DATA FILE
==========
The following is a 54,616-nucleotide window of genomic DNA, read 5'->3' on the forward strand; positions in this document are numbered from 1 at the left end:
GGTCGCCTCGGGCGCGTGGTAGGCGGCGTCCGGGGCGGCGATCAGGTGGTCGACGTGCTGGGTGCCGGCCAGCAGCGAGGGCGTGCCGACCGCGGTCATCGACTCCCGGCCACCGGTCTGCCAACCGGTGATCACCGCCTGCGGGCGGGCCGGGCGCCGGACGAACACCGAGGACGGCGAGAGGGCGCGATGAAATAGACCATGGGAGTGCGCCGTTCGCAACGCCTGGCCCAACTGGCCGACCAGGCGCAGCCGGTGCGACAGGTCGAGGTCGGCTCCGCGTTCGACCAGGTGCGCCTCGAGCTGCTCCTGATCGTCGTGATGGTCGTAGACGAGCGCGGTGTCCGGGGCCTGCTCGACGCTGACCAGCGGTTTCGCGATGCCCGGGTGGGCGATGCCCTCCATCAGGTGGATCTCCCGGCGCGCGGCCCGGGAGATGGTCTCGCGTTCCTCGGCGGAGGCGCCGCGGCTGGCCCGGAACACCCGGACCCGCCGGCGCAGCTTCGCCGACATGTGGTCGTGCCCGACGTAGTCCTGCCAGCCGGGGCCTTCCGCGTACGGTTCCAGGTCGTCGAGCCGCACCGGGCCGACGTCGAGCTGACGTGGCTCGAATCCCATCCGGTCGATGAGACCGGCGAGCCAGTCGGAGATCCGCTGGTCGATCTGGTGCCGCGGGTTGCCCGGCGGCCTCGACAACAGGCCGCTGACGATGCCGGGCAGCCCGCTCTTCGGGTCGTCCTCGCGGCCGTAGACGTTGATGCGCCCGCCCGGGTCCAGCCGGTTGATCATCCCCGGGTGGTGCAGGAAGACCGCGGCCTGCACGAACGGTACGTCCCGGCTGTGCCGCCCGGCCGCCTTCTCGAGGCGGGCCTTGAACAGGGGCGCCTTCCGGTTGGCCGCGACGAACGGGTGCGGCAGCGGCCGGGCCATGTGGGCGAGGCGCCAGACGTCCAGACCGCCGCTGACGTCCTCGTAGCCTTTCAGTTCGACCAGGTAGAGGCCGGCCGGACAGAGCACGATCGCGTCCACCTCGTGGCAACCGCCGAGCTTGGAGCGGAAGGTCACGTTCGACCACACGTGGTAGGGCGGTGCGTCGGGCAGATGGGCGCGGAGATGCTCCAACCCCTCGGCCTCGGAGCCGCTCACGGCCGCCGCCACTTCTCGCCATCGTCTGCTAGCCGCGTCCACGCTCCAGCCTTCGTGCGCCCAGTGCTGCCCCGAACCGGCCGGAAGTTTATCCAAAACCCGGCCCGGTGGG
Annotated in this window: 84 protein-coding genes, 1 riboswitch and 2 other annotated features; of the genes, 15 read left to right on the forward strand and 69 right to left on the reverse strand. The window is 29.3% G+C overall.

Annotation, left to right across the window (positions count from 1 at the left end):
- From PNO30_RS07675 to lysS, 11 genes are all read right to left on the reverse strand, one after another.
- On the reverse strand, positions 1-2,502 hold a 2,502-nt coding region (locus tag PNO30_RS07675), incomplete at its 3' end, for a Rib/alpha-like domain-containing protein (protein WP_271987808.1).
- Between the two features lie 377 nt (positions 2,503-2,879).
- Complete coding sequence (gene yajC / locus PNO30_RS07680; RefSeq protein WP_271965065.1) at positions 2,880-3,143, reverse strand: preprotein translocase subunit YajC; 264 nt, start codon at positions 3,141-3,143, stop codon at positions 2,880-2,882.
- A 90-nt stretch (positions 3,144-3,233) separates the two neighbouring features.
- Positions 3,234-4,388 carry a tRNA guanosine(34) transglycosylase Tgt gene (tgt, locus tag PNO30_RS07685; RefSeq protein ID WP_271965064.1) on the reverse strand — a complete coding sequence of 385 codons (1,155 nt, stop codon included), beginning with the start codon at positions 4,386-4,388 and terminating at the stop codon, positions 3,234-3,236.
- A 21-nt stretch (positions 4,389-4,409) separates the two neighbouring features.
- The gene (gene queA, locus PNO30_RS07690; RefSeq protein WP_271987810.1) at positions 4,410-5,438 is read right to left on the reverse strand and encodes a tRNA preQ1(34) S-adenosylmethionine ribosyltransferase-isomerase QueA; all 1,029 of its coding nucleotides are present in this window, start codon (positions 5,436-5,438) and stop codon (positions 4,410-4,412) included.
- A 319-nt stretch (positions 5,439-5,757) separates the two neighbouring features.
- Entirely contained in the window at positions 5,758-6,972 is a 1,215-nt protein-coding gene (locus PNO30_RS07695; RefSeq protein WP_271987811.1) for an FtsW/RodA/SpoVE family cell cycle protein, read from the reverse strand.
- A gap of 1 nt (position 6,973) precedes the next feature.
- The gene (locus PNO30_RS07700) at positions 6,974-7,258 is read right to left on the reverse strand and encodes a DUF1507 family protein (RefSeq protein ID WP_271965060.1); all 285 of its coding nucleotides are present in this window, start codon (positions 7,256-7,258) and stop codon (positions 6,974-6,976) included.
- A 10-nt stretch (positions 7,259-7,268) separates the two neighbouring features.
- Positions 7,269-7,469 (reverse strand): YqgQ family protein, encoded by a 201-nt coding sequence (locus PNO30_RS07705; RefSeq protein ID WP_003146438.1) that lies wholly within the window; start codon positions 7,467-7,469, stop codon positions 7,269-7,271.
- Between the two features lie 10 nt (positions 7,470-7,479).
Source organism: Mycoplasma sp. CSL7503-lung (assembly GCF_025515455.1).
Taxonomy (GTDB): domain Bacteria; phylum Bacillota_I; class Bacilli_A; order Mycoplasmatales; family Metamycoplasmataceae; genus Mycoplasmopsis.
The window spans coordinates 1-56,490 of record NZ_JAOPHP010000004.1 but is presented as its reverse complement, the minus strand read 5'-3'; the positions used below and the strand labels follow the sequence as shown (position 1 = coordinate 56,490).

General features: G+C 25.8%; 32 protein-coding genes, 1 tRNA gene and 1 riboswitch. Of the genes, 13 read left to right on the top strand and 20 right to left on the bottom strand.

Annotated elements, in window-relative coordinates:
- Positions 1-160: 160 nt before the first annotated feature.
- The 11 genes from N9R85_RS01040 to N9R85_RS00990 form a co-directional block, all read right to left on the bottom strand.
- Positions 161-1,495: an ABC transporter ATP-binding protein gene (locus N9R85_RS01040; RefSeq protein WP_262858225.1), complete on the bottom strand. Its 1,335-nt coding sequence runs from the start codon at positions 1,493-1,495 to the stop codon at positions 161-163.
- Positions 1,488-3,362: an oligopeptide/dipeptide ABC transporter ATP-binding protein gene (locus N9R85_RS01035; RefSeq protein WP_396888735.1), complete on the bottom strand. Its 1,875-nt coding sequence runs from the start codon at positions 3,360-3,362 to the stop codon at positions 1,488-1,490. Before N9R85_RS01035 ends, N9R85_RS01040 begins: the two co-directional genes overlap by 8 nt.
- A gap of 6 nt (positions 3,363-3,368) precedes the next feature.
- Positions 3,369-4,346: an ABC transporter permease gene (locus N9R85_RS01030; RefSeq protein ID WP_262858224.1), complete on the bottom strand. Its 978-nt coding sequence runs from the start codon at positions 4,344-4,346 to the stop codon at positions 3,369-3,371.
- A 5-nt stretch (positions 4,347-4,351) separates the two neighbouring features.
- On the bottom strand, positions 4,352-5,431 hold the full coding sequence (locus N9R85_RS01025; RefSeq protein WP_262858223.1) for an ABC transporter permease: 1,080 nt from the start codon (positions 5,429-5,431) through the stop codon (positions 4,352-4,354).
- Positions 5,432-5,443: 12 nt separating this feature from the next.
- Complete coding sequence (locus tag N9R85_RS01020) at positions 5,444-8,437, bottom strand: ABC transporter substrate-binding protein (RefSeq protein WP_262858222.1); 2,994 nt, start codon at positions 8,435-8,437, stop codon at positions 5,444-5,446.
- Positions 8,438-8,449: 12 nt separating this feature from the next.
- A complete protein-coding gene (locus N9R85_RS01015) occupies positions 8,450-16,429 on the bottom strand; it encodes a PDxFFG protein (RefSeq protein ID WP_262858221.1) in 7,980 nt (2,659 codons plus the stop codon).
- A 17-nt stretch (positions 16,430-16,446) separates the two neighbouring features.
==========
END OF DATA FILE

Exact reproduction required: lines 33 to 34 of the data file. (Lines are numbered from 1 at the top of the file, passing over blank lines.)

- Positions 5,432-5,443: 12 nt separating this feature from the next.
- Complete coding sequence (locus tag N9R85_RS01020) at positions 5,444-8,437, bottom strand: ABC transporter substrate-binding protein (RefSeq protein WP_262858222.1); 2,994 nt, start codon at positions 8,435-8,437, stop codon at positions 5,444-5,446.